The state's Democratic senators announced on Tuesday initiatives they are pushing in ethics, health and other areas.
Sens. Jamin B. Raskin of Montgomery County and Douglas J. J. Peters of Prince George's County want all local governments to follow state ethics filing procedures. "We all read the newspapers," Raskin said, referring to the recent theft conviction of Baltimore Mayor Sheila Dixon. Raskin said Marylanders "have the right to expect uniform high standards" for all officials.
Sen. James E. DeGrange Sr. of Anne Arundel County said he will seek to expand the state's sex offender registry, bringing Maryland into compliance with the federal Adam Walsh Act. The senator referred to the December killing of an 11-year-old girl on the Eastern Shore. A registered sex offender is a suspect.
Among the provisions in DeGrange's bill are registration quarterly instead of twice a year for the most dangerous offenders and retroactive registration for offenders convicted before 1995. The state stands to lose $2 million in federal funding if it does not comply with the Adam Walsh Act, the senator said.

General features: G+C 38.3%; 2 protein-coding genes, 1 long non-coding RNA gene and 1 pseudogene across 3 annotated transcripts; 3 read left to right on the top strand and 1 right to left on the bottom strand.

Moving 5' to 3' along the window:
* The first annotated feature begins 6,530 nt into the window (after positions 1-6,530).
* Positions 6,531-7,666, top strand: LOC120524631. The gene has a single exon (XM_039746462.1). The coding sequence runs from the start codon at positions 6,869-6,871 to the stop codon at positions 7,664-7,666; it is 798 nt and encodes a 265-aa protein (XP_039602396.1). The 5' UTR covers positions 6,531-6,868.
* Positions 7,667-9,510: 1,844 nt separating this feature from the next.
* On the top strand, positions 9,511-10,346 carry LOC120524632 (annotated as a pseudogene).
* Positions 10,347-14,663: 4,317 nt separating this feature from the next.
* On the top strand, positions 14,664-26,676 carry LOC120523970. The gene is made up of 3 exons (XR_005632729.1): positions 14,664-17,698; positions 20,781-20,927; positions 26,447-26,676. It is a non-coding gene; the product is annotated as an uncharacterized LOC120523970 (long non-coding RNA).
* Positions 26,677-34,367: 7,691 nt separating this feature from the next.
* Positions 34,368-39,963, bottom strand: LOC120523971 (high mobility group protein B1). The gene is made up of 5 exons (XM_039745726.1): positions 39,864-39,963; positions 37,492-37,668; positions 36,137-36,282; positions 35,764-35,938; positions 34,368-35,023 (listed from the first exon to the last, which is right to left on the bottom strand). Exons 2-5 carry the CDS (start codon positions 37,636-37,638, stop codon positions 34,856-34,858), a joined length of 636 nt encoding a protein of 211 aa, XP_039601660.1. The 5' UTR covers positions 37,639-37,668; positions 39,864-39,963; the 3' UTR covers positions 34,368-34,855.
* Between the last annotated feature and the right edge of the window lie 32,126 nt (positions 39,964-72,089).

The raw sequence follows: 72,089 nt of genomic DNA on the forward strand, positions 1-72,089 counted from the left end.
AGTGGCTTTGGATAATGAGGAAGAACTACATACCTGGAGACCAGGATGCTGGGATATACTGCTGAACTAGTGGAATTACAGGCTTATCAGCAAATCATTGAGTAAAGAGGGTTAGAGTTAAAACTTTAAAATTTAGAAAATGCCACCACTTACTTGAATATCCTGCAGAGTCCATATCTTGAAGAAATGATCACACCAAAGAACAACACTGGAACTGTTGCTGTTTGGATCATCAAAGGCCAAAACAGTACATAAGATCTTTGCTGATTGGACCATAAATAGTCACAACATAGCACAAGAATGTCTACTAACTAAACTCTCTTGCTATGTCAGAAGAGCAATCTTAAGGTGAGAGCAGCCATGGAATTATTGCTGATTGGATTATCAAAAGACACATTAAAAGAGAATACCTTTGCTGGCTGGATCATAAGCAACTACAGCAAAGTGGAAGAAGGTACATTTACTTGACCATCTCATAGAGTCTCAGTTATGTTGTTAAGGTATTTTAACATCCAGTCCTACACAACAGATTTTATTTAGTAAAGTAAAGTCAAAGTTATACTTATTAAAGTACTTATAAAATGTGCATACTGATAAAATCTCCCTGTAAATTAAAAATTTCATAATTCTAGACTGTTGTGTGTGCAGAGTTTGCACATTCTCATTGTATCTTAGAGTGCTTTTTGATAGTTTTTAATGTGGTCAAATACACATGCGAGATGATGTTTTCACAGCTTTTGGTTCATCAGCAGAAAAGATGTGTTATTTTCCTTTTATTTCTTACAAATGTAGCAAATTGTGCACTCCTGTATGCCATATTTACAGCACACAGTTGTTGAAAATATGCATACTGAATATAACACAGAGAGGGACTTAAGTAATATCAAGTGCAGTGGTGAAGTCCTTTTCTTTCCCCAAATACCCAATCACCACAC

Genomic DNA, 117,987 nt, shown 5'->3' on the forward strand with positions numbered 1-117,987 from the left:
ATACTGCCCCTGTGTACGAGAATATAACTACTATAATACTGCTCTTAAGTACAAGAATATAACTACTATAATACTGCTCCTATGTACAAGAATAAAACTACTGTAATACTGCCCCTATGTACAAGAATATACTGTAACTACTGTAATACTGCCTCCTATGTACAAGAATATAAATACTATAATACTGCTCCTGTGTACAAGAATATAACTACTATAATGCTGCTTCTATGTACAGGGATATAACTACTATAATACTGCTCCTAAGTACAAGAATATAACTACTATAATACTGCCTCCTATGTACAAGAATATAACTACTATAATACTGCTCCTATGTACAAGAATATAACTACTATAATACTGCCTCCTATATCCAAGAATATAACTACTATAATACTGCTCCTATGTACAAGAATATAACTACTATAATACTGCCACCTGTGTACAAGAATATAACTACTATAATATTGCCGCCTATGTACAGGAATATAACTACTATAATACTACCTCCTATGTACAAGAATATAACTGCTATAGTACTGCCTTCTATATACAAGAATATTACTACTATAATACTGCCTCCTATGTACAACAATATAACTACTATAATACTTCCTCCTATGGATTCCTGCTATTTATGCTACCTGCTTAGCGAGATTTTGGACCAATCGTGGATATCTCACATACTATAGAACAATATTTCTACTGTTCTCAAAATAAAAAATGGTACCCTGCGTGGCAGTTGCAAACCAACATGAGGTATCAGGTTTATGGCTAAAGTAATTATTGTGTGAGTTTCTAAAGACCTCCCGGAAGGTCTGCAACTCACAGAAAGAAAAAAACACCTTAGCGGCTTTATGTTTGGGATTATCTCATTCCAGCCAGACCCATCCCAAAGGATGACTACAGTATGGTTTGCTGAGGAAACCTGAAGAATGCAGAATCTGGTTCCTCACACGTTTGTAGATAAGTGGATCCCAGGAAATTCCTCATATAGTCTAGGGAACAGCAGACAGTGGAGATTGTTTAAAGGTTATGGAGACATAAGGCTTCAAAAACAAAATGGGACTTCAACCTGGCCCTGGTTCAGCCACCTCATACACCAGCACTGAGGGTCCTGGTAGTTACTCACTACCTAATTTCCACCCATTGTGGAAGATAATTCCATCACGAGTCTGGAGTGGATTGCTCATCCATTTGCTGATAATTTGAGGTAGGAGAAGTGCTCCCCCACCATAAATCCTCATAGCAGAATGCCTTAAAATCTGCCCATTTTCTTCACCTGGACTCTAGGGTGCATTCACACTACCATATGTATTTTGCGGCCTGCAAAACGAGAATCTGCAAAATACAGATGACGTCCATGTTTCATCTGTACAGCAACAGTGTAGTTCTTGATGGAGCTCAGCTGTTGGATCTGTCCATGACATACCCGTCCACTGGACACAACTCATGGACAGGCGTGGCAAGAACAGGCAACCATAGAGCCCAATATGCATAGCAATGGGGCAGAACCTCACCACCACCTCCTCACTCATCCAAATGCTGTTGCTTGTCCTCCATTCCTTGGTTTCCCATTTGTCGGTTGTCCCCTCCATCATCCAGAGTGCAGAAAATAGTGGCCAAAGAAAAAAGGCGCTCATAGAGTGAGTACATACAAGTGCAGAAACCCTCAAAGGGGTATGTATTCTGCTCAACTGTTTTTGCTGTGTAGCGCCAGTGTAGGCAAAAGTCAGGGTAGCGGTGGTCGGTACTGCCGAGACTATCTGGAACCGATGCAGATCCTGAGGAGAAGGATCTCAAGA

Sen. Nancy J. King of Montgomery County wants to create a 45-day cushion for people whose insurance allows only one checkup every year but who inadvertently schedule the appointment early. Sens. Robert J. Garagiola of Montgomery County and Delores G. Kelley of Baltimore County want insurance companies to pay out-of-network health care providers directly, if the coverage is approved.
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